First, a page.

Tuesday, December 6, 2011

Breathing in History

Every Thanksgiving our family continues a newish tradition by renting a cabin in the Smoky Mountains of Tennessee. Under normal, warmer circumstances, my personal Smoky Mountain mission includes spending as much time as possible in the mountains, hiking the trails or dangling my feet in the streams, while breathing in that fresh air. I'm not a huge shopper, but when Thanksgiving roles around, the weather prevents a lot of mountain time, and forces more shopping time. To make the best of this enforced shopping hiatus from the mountains, I try to make sure we hit as many "local" places as possible - i.e.: off the beaten and suffocating strip. One of my absolute favorite places to shop when in town is Ely's Mill. Follow me as I show you around this little hidden gem of retro shopping.

One of the quickest and most effective ways to quickly get immersed in the mountain atmosphere is to follow the Roaring Fork Motor Nature Trail. Yes, I know, you drive an automobile through the mountains - a contradiction of my previous paragraph - but not so! There are MANY places to park and hike or wander through fascinating stops along this paved trail. Since the tour is within the National Park boundaries, they have preserved many little former homesteads that existed before logging and tourism changed the landscape forever. However, once you get to the very end of this trail and cross just outside the Park lines, you encounter a collection of structures that has been preserved in a very different manner.
I will not attempt to portray the long history behind the existence of Ely's Mill. There is a web site where you can learn all about it. But in a nutshell, it was begun sometime back in the 1920s by a very educated man who wanted to get as close as he possibly could to nature.....living in this small mill tucked away along a mountainside stream that has a magical beauty all its own. This man lived off of the land, but did so in an appreciative way that honored the beauty around him.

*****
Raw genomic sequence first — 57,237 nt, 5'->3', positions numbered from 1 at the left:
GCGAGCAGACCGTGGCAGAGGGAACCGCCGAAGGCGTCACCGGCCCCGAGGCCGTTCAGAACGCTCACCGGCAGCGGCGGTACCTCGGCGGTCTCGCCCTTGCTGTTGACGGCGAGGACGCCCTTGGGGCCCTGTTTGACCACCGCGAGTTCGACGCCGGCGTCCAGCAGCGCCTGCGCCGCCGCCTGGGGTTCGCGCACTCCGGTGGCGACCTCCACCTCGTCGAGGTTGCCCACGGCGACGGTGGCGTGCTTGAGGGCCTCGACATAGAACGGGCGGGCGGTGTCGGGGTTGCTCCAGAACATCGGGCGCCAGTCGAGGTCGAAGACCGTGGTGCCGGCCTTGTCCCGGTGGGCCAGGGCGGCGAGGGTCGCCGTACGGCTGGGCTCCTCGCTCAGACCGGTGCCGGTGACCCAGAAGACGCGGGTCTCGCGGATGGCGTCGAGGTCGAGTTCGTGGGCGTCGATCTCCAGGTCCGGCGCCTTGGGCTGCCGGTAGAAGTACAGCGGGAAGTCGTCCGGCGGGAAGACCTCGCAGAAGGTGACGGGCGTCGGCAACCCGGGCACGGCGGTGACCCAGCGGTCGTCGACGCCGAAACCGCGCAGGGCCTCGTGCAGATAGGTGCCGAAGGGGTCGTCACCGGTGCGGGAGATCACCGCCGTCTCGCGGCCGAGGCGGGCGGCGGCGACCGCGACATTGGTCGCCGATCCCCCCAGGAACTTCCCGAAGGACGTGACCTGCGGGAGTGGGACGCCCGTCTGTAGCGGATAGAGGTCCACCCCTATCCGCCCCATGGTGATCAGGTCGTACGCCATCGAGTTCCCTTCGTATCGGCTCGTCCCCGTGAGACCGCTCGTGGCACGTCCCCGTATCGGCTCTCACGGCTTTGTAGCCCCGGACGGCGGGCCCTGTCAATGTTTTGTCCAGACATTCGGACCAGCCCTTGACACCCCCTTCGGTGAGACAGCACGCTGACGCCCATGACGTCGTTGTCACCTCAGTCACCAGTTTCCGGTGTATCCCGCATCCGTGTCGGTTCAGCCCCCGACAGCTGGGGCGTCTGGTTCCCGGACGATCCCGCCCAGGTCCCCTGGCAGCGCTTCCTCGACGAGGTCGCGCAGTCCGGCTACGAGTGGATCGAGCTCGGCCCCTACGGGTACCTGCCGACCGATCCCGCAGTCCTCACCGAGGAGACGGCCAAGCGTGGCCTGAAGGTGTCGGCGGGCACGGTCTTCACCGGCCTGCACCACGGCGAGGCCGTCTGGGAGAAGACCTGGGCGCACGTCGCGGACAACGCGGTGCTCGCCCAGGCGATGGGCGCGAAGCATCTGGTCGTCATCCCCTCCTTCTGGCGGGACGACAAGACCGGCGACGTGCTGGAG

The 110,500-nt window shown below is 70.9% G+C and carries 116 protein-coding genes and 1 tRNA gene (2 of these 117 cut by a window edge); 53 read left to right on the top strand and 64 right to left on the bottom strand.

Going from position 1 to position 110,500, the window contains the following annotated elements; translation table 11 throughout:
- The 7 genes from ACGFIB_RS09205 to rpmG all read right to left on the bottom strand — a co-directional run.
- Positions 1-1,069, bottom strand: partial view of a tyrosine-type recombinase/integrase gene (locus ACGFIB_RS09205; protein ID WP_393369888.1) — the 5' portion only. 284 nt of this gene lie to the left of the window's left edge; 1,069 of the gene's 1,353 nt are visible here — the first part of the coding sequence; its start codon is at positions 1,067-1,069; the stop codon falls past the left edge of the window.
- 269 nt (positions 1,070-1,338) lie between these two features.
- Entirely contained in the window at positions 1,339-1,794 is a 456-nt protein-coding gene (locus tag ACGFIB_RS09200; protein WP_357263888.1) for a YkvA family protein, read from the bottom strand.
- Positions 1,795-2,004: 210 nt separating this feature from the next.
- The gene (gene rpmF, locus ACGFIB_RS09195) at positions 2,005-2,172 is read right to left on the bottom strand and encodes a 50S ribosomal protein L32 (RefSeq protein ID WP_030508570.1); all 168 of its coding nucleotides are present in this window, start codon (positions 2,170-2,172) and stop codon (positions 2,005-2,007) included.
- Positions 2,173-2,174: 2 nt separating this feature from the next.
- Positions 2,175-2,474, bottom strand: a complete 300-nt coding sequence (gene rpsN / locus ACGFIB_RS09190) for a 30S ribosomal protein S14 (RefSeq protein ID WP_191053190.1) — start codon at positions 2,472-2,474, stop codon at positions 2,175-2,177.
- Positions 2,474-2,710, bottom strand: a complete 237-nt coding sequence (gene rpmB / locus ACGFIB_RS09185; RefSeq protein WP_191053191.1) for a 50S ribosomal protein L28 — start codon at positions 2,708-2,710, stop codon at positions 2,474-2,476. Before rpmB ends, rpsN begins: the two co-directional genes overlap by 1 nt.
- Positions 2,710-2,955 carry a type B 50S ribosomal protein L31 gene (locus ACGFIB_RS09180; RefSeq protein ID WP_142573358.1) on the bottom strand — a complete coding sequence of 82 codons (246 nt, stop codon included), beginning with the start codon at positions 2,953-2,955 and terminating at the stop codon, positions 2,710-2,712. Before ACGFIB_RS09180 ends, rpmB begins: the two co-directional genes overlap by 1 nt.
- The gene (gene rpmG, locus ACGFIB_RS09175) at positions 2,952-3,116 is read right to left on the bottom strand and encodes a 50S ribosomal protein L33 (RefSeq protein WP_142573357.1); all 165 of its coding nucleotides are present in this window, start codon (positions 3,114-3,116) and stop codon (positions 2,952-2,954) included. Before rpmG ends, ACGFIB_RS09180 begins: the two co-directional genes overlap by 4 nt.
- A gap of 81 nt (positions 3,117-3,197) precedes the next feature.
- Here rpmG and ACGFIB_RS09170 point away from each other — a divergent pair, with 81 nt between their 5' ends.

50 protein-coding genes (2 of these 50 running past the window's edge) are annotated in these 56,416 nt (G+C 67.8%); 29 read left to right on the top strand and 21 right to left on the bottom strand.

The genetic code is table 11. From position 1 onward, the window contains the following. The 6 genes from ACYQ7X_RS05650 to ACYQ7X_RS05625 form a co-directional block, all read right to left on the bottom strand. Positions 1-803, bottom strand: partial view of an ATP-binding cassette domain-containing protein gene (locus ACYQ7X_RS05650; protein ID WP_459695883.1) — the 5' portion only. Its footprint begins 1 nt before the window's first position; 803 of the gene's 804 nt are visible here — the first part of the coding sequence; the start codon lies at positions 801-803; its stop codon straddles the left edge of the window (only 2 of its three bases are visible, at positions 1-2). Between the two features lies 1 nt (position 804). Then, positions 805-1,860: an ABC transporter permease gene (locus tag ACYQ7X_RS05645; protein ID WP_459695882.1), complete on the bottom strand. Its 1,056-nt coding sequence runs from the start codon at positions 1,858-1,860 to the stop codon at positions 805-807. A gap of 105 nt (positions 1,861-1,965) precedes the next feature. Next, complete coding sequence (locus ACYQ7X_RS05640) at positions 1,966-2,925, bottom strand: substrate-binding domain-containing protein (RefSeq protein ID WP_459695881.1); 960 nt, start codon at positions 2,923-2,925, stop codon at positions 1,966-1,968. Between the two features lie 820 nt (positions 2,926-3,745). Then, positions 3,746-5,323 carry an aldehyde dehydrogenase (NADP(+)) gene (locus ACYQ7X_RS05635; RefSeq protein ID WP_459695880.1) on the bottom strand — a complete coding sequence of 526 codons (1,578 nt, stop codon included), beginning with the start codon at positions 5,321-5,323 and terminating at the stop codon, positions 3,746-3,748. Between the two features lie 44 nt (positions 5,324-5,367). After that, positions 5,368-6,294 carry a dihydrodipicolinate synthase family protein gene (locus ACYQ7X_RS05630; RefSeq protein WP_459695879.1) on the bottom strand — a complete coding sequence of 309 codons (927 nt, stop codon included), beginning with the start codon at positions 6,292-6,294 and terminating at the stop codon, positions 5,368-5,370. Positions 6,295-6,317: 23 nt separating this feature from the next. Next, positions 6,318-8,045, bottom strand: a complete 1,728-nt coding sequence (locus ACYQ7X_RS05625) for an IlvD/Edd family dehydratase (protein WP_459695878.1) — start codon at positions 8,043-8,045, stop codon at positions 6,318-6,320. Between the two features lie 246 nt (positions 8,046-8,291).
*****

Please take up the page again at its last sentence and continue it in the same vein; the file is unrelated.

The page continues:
Fast forward many decades to today, and his descendants are still keeping that small little cluster of buildings full of delights and long standing mountain traditions for the curious tourist. Among the many wonderful treats that await are: hand woven rugs, table runners, scarves, etc. Antiques of all kinds. Locally made honey - which my mom has fallen in love with. Welcoming cats of all sorts. Historical tidbits, informative books and artifacts from the region. And stories/lessons galore. If the family is not giving a local demonstration of their weaving tradition, someone will be more than happy to sit a spell and explain the difference between locust honey and wildflower honey - and the specific seasonal sequence that has to occur to produce either.
This adorable hodgepodge of culture is sure to charm anyone with eyes attuned to the convergence of history and present-day traditions. I not only adore each visit for the sake of what I can buy from the present, but for the experience of wandering through an atmosphere overflowing with tidbits of the past. In fact, I feel more connected to history when wandering around Ely's than I do in the stark "preserved" homesteads within the park. Here, history is still alive in the sights, sounds, smells and tastes of a multi-generational legacy.
And besides......
Who can resist a place that has history AND kittehs?! Seriously!

P.S. Just remember, like the motor trail through the mountains, Ely's shuts down for the winter, so you best wait until spring to enjoy this special treat!



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